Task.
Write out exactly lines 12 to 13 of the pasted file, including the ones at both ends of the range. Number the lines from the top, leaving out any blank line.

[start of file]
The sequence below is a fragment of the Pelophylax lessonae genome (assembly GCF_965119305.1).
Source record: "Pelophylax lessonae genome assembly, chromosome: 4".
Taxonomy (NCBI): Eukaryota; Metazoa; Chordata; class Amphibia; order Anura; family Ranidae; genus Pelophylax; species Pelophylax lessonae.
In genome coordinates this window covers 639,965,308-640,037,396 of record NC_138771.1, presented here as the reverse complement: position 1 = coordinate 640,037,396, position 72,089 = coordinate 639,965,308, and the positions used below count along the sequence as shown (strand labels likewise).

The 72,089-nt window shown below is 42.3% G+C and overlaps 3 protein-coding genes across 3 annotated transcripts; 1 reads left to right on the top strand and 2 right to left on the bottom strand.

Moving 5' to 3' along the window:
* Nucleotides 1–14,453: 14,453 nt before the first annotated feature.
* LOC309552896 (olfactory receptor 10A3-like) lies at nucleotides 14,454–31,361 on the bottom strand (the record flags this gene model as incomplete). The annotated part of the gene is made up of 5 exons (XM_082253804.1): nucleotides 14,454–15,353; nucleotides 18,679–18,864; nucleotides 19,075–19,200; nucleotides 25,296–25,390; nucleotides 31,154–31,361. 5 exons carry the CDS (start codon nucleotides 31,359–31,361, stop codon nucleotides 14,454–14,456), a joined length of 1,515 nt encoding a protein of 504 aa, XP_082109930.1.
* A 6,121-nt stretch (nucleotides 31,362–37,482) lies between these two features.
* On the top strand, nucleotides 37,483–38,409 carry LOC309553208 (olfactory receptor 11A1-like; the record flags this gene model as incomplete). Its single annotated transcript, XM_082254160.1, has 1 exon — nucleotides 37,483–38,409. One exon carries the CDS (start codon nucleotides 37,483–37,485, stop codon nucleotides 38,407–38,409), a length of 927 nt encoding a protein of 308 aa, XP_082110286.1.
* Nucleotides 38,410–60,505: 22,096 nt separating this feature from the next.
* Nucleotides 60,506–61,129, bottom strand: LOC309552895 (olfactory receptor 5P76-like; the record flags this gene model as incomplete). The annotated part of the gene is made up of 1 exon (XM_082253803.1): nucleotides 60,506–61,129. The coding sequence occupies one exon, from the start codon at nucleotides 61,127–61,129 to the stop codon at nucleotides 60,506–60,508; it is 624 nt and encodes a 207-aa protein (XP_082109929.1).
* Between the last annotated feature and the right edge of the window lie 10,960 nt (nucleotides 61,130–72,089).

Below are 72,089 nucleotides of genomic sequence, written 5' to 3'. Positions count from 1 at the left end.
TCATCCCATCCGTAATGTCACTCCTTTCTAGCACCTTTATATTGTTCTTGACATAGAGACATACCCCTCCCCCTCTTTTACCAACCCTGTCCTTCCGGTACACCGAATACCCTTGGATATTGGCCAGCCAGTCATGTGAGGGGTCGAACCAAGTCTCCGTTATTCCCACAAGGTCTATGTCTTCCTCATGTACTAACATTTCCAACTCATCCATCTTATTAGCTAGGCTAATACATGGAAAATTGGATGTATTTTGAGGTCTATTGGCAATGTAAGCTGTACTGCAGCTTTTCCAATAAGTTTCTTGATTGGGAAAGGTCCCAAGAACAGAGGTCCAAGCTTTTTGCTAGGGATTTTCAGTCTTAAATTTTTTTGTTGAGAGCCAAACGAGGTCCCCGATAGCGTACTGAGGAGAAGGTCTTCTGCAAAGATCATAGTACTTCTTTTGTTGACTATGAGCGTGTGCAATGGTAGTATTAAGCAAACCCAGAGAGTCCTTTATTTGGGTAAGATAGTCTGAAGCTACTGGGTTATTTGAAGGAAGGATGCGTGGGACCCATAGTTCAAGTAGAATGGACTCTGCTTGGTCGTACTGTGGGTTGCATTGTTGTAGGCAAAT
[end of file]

* Nucleotides 60,506–61,129, bottom strand: LOC309552895 (olfactory receptor 5P76-like; the record flags this gene model as incomplete). The annotated part of the gene is made up of 1 exon (XM_082253803.1): nucleotides 60,506–61,129. The coding sequence occupies one exon, from the start codon at nucleotides 61,127–61,129 to the stop codon at nucleotides 60,506–60,508; it is 624 nt and encodes a 207-aa protein (XP_082109929.1).
* Between the last annotated feature and the right edge of the window lie 10,960 nt (nucleotides 61,130–72,089).